04/11/07

02:49:33 pm, Categories: Entrepreneurship, Business Trends, KPO  

Caution! Dire predictions ahead.

Now that we have figured out the true impact of BPO, we are being thrust into the middle of the KPO trend. For the uninitiated, business-process-outsourcing (moving IT delivery & operations offshore) was a $157B global phenomenon in 2006 and is expected to grow at a CAGR of 10% for the next few years. Knowledge-process-outsourcing (KPO) deals with the outsourcing of knowledge related activities. If you can think of an insular knowledge-intensive business function, it can probably be outsourced. Examples of functions that have already been outsourced include medical transcription, legal research (patent analysis & preparation), pharmaceutical / drug research & trials and financial research (M&A deals, equity analysis). OfficeTiger, one of the leading KPO firms, is targeting a $400B market for general research in the US. Other more conservative projections talk about the KPO market reaching $17B by 2010. For reference, it was about $2.5B in 2006.

With the open, easy flow of information across global borders, nations like India, China & Philippines are beginning to flex their muscle. The big advantage they have is a huge, low-cost, educated labor pool that has a flair for research and analysis. For example, the loaded cost for a research analyst in India is hovering around $15 / hour at present. If an enterprise can get an insular, knowledge-intensive business function done in another country at a third of what it costs here, it would be tough to argue against outsourcing that function. True, we need to factor in the language, time and cultural barriers. But these factors are not insurmountable, as we have seen in the last 3 – 4 years with BPO. And the fact remains - We are in an age of knowledge commoditization. If a knowledge-intensive business function is not a core competency or critical to its competitiveness, an enterprise would be hard-pressed to NOT outsource it.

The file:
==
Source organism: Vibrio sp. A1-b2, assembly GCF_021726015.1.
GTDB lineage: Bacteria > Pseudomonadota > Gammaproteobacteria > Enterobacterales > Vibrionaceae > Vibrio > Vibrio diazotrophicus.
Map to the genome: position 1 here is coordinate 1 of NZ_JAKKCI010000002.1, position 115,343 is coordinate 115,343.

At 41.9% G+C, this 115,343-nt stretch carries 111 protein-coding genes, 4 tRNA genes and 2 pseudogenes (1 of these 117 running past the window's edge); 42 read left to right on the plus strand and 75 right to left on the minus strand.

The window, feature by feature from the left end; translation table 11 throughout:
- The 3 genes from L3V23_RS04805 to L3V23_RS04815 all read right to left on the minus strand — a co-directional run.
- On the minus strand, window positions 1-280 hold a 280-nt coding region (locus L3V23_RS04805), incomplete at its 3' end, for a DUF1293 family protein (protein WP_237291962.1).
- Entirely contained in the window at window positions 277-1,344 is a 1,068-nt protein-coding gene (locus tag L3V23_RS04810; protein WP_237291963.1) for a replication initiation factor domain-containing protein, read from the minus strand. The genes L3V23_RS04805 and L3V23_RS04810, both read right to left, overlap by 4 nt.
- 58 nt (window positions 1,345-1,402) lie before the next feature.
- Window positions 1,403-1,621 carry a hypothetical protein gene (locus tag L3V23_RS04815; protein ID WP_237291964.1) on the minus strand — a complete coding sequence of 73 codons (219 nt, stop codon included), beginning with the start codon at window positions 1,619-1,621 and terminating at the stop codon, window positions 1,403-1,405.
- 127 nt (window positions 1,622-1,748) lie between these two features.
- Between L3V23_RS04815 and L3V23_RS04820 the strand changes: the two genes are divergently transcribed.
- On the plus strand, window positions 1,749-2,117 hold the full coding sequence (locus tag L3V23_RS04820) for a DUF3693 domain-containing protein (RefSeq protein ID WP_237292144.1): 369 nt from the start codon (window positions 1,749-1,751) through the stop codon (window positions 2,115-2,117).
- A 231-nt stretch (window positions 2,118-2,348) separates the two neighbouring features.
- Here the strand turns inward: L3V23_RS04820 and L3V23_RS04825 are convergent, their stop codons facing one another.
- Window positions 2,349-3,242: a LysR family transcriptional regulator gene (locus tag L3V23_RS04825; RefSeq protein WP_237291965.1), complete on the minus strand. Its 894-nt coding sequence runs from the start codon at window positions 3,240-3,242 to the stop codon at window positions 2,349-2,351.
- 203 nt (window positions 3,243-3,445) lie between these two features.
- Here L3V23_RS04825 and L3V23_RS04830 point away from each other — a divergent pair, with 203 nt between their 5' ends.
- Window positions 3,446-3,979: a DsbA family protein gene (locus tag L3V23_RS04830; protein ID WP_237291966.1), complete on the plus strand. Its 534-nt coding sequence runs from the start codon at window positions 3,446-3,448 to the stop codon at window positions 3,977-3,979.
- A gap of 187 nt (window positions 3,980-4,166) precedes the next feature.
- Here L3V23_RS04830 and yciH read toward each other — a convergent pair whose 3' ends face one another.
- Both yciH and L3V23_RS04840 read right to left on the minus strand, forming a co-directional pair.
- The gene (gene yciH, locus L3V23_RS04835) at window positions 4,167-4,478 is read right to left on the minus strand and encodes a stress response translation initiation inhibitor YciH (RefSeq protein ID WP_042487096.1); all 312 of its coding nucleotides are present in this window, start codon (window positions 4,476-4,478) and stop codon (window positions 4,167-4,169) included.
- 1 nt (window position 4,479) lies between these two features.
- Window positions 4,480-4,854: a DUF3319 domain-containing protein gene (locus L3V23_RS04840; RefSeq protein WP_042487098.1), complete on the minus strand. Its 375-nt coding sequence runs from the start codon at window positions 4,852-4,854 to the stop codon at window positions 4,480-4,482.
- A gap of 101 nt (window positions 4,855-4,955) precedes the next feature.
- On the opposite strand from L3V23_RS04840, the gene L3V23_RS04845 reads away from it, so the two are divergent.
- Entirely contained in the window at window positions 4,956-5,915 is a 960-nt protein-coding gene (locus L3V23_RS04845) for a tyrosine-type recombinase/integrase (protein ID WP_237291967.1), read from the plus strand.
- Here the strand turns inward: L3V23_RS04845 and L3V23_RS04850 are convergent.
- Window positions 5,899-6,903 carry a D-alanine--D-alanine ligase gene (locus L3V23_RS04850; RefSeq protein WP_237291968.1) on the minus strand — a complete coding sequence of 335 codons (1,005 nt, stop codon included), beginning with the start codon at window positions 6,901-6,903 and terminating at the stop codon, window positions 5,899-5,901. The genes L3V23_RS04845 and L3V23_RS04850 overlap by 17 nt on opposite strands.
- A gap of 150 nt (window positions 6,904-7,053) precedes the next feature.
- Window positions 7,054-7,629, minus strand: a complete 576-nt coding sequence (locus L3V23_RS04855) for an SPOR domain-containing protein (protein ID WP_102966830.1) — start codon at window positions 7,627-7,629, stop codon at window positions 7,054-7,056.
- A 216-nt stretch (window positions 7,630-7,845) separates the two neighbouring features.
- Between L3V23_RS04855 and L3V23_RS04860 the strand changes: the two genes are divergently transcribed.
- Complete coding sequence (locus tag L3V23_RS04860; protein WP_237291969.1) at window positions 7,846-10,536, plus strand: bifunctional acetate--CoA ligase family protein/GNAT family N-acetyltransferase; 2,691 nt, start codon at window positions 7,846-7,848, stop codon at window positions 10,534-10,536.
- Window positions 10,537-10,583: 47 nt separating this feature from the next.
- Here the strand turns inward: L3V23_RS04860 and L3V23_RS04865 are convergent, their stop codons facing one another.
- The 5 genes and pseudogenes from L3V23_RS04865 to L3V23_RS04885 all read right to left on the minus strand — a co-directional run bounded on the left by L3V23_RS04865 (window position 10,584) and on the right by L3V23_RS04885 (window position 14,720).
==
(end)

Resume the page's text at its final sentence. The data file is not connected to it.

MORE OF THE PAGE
So what are the implications of this trend? I think that most business functions in most industries will be impacted to some extent by KPO by 2015. The only business functions that will not be adversely affected are those that require on-site presence at customer premises, like sales & customer service. The only industries that will not be adversely affected are the services & retail industries, for similar reasons. There are several projections out there that estimate that China will account for 20% of the World GDP by 2015, based on its manufacturing prowess. I predict that the KPO trend will enable India and some of the key south-east Asian countries to account for over 5% of the World GDP by 2015 as well. A quarter of the World GDP being accounted for by a handful of countries in Asia. Sounds like fiction? Think again. All indications point to this scenario emerging within 8 to 10 years!

So what does this mean for Corporate America? There is a lot of literature out there that talks about Innovation being the only sustainable, competitive advantage for American enterprises. I would like to take that thought a bit further. Innovation in its current sense deals with continually revamping your product & service portfolio and target markets. I don’t believe that such a complacent approach to Innovation will help. We might even see the outsourcing of the Innovation business function, if we keep it this simple! To stay truly competitive, I believe that American enterprises will need to constantly keep re-inventing themselves by redefining their value chains and appropriately positioning themselves in the new value chains. And American enterprises would do well to borrow a couple of pages from the playbooks of successful entrepreneurs to develop this kind of agility in short-order.

Thoughts?

Sampath

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